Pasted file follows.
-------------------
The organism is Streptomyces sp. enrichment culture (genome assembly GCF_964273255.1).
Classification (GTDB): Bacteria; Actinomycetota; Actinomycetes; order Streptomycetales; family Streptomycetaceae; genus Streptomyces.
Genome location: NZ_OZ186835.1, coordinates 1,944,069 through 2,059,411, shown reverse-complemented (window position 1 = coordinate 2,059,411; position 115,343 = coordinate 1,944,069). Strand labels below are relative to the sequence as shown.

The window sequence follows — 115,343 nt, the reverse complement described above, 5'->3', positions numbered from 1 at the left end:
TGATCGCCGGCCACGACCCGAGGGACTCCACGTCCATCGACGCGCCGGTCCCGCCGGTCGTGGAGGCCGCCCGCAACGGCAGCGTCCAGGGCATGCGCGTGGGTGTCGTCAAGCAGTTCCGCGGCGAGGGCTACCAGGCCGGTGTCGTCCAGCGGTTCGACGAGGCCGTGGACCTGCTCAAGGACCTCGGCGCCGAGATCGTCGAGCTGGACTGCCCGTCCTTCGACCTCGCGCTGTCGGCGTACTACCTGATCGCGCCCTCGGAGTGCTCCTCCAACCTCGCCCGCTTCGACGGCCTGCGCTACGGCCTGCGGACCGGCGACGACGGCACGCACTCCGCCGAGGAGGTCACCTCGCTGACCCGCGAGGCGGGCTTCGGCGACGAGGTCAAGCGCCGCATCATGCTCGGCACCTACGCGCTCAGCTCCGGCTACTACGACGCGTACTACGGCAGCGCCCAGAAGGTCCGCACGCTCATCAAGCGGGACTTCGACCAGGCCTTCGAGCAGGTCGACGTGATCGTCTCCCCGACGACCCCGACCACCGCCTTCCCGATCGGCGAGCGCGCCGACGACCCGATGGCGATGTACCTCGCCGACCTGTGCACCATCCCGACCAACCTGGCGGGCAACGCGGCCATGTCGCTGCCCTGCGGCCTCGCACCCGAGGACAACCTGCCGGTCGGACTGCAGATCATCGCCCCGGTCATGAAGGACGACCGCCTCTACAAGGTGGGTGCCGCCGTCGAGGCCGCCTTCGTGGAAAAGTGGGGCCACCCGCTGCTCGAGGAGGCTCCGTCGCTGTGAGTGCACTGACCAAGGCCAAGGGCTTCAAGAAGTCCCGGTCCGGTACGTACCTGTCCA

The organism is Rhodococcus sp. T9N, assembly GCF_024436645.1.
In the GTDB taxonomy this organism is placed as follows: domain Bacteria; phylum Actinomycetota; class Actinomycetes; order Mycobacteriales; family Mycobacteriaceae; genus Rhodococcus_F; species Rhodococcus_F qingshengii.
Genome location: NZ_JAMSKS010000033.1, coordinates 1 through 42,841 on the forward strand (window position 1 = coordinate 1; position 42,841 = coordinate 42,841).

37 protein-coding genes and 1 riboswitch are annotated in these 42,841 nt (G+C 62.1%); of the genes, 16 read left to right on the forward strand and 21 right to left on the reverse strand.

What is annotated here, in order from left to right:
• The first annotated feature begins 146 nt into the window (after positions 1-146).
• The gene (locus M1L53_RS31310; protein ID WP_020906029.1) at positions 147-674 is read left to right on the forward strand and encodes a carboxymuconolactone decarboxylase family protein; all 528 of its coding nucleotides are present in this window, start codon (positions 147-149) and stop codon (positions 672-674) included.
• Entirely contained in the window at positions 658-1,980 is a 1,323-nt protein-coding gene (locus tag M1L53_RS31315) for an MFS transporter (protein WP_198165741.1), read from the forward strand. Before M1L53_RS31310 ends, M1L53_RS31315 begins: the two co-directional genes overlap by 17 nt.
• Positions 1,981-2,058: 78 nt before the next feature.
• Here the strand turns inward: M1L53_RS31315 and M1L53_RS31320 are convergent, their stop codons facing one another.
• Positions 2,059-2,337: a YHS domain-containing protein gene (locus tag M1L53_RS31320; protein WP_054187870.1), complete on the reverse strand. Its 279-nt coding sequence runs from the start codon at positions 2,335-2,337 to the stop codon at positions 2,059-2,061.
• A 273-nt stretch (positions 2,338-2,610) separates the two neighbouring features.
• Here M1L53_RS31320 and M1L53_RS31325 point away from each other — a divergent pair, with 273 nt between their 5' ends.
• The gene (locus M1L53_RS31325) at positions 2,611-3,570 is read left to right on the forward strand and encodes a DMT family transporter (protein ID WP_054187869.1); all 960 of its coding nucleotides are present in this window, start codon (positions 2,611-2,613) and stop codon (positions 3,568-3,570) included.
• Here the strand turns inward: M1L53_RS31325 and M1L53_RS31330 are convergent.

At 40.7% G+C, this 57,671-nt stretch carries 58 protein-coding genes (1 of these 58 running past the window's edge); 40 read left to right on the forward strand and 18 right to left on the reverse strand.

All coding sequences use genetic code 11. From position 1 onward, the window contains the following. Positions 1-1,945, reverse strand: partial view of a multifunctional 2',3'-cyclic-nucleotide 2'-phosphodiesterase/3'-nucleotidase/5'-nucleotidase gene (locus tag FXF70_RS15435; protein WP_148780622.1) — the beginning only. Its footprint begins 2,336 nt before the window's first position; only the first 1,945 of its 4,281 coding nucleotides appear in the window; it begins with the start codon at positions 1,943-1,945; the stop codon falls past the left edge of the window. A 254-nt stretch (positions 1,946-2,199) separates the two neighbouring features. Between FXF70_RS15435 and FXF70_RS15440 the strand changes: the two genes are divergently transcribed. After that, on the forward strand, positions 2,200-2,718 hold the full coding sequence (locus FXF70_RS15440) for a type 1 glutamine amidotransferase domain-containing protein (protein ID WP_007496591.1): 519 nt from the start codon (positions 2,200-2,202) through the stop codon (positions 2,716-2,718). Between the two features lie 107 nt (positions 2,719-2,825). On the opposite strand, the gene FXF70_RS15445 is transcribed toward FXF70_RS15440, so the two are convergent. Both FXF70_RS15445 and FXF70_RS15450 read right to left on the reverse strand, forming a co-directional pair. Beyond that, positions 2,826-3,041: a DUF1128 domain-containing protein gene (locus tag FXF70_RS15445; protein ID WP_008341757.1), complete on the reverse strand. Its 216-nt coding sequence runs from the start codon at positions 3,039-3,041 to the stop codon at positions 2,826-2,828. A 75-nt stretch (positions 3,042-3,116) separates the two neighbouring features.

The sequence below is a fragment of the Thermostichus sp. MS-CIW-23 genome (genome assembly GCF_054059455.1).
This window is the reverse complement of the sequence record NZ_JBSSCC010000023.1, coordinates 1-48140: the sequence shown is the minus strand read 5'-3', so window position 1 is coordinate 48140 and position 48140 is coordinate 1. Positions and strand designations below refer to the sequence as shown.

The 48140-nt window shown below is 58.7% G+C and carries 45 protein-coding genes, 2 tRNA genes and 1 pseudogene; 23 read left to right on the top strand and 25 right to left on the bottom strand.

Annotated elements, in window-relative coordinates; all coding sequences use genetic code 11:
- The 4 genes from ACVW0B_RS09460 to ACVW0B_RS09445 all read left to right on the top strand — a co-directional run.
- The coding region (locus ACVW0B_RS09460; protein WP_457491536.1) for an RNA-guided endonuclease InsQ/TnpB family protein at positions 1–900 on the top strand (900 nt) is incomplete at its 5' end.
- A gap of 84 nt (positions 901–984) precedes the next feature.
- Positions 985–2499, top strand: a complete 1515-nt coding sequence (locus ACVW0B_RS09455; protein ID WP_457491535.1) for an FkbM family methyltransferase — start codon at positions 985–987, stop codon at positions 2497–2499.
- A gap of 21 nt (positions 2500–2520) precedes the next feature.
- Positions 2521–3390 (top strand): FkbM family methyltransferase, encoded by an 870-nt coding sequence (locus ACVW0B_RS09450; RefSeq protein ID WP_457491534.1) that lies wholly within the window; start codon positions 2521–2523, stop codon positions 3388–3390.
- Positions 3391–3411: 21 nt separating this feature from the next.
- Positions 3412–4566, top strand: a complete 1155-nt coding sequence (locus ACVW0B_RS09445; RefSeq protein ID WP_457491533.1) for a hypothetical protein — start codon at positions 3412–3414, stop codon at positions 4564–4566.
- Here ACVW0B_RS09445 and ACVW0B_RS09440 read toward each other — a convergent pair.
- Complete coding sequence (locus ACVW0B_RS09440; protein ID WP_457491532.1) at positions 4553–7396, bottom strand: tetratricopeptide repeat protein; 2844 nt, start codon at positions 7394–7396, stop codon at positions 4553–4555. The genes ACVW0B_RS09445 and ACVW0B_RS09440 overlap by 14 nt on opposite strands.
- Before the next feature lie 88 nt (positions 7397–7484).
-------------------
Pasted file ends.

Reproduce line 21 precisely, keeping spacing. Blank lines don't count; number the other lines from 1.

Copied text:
At 40.7% G+C, this 57,671-nt stretch carries 58 protein-coding genes (1 of these 58 running past the window's edge); 40 read left to right on the forward strand and 18 right to left on the reverse strand.